WORLD Zimbabwean president approves 64 mln USD budget to fight cholera

WORLD

Zimbabwean president approves 64 mln USD budget to fight cholera

Xinhua

04:50, September 21, 2018

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Zimbabwean President Emmerson Mnangagwa (C) arrives at Glen View Polyclinic as he visits the cholera affected patients in Harare, Zimbabwe, Sept. 19, 2018. Emmerson Mnangagwa has approved a 64 million U.S. dollar budget for immediate needs in the fight against a cholera outbreak that has so far killed at least 30 people in the capital Harare, a Cabinet minister has said. (Photo: Xinhua)

Zimbabwean President Emmerson Mnangagwa has approved a 64 million U.S. dollars budget for immediate needs in the fight against a cholera outbreak that has so far killed at least 30 people in the capital Harare, a Cabinet minister has said.

Funds will also be used to fight typhoid which has also hit the city and other parts of the country, chairperson of the Cabinet committee on emergency preparedness and disaster management July Moyo told state run newspaper Herald.

It is anticipated that well-wishers will donate to the fund, with donations such as fuel, protective clothing, cean up tools, refuse receptacles, food and water purification chemicals being channeled through the Harare Town Clerk's office.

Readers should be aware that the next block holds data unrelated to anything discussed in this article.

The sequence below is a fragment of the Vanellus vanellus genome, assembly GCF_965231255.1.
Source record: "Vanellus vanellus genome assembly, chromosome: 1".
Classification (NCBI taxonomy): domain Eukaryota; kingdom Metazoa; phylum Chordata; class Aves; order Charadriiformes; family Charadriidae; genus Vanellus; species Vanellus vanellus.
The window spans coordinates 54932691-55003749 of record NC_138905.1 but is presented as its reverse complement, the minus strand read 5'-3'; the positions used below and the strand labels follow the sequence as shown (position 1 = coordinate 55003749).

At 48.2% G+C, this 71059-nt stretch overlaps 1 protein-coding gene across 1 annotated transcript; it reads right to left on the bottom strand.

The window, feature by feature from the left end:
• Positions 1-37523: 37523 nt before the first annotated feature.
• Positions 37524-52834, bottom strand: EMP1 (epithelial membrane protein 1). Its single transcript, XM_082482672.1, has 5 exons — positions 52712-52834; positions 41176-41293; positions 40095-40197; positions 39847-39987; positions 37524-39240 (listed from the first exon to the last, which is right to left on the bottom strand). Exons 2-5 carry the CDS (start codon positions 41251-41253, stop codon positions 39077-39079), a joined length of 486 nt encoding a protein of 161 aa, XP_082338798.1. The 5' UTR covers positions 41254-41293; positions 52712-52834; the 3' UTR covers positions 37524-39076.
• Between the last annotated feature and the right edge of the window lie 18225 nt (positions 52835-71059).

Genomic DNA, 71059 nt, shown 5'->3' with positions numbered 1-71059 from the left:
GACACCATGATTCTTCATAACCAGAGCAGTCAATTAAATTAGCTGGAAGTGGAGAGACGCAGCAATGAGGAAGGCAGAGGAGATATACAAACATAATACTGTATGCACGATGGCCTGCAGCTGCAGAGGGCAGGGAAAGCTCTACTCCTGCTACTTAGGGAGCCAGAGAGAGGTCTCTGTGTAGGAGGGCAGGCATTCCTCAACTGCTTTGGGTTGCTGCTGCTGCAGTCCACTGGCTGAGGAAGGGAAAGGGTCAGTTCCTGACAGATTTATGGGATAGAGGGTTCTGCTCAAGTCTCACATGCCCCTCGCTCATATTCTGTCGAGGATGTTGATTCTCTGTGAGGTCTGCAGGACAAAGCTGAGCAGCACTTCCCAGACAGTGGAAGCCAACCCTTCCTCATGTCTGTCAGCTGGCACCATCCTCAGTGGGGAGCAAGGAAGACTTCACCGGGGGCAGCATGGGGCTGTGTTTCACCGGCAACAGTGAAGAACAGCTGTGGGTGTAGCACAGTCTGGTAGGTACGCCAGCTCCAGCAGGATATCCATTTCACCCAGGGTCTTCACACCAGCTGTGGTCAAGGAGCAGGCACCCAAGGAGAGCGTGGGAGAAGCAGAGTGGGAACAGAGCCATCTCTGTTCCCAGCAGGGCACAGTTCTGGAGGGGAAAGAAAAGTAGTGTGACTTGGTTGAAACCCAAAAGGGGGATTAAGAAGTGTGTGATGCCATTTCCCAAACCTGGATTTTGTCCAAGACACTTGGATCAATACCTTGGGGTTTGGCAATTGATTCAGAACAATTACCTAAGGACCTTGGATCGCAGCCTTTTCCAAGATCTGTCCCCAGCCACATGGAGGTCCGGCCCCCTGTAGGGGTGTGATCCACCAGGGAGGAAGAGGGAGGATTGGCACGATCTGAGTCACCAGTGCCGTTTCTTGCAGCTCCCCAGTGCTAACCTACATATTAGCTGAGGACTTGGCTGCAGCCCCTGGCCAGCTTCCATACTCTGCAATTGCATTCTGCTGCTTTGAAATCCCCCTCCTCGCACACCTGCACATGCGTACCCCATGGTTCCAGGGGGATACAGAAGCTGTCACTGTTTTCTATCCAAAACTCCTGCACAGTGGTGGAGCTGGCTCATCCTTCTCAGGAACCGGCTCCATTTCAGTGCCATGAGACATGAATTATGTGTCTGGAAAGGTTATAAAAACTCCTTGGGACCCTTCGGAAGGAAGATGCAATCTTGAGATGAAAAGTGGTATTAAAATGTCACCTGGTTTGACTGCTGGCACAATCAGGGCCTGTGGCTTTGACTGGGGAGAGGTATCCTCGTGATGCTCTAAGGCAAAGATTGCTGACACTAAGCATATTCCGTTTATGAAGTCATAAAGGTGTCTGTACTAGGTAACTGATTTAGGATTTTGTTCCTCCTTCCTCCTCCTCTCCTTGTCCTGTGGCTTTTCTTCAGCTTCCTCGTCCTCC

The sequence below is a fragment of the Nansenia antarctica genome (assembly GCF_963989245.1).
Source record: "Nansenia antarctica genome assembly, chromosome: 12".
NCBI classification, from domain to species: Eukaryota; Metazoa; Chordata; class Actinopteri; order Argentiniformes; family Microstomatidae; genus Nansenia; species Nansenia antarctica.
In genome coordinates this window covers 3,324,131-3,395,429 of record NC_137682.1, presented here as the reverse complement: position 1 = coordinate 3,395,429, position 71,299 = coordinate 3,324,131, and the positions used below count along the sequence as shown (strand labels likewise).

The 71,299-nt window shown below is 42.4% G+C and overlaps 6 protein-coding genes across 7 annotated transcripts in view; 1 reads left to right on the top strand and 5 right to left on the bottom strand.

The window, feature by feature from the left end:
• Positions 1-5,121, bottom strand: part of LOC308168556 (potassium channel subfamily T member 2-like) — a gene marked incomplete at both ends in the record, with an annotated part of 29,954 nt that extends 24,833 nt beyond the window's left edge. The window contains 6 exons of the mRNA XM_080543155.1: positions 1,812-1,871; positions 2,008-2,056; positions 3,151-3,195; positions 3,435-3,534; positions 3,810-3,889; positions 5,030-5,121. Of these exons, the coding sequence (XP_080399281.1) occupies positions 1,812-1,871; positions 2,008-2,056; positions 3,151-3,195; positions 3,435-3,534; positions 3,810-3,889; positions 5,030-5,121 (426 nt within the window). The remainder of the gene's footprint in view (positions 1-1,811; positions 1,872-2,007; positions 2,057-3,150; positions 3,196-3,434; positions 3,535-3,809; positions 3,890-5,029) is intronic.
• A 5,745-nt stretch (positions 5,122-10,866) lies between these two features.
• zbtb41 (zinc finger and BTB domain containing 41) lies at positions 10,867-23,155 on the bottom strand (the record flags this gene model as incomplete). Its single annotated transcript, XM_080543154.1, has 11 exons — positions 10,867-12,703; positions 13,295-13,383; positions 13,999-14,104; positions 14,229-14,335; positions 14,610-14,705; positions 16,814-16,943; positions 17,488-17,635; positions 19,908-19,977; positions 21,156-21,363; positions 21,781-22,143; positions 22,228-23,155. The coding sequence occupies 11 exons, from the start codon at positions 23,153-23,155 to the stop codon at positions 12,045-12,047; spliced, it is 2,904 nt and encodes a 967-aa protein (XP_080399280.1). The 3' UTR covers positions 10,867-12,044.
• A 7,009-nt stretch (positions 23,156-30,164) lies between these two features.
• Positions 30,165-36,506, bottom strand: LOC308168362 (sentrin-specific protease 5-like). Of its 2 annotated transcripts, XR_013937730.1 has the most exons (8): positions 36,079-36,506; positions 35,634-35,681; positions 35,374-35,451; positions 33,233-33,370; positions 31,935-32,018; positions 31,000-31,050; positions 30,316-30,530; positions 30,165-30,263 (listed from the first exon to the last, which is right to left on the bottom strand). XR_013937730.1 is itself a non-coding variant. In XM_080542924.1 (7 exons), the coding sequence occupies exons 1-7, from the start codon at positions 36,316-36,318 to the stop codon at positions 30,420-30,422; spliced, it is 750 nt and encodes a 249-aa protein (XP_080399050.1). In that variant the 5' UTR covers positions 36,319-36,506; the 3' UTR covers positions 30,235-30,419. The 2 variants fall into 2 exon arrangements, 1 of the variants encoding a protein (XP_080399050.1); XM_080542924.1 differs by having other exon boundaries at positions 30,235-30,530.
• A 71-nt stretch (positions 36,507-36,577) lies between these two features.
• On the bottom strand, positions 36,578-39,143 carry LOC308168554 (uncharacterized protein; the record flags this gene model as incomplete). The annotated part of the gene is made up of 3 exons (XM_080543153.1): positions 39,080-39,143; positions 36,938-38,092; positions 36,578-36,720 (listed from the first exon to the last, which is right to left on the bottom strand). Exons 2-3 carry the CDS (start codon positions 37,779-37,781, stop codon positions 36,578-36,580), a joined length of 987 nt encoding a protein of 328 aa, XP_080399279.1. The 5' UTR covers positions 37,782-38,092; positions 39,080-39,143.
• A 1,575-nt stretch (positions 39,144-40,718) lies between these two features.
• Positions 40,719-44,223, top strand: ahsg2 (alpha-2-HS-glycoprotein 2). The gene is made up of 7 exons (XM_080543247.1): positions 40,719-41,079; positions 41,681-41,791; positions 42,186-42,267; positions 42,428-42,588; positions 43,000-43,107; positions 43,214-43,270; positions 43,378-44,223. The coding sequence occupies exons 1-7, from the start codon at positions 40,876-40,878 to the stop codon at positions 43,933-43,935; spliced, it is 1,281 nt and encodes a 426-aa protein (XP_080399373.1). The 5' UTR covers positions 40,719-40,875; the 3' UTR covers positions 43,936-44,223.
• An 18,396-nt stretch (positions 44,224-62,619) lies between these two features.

He said cash donations should be made to the Ministry of Finance and Economic Development, whose minister Mthuli Ncube last week announced the establishment of a crowd funding initiative to help fight the outbreak.

Moyo said government interventions followed Mnangagwa's declaration of the outbreak as a state of disaster on Sept. 12.

"Pursuant to this development, our preparedness in terms of geographical coverage is national while in terms of response more focus will be on the cholera hotspots," he said.

He said in the worst case scenario an estimated 100,000 people, including those in transit, could be affected, but the most likely scenario was about 50,000.

The worst cholera outbreak to hit the country took place from Aug. 2008 to June 2009 when 98,596 cases of cholera were reported, resulting in 4,369 deaths.


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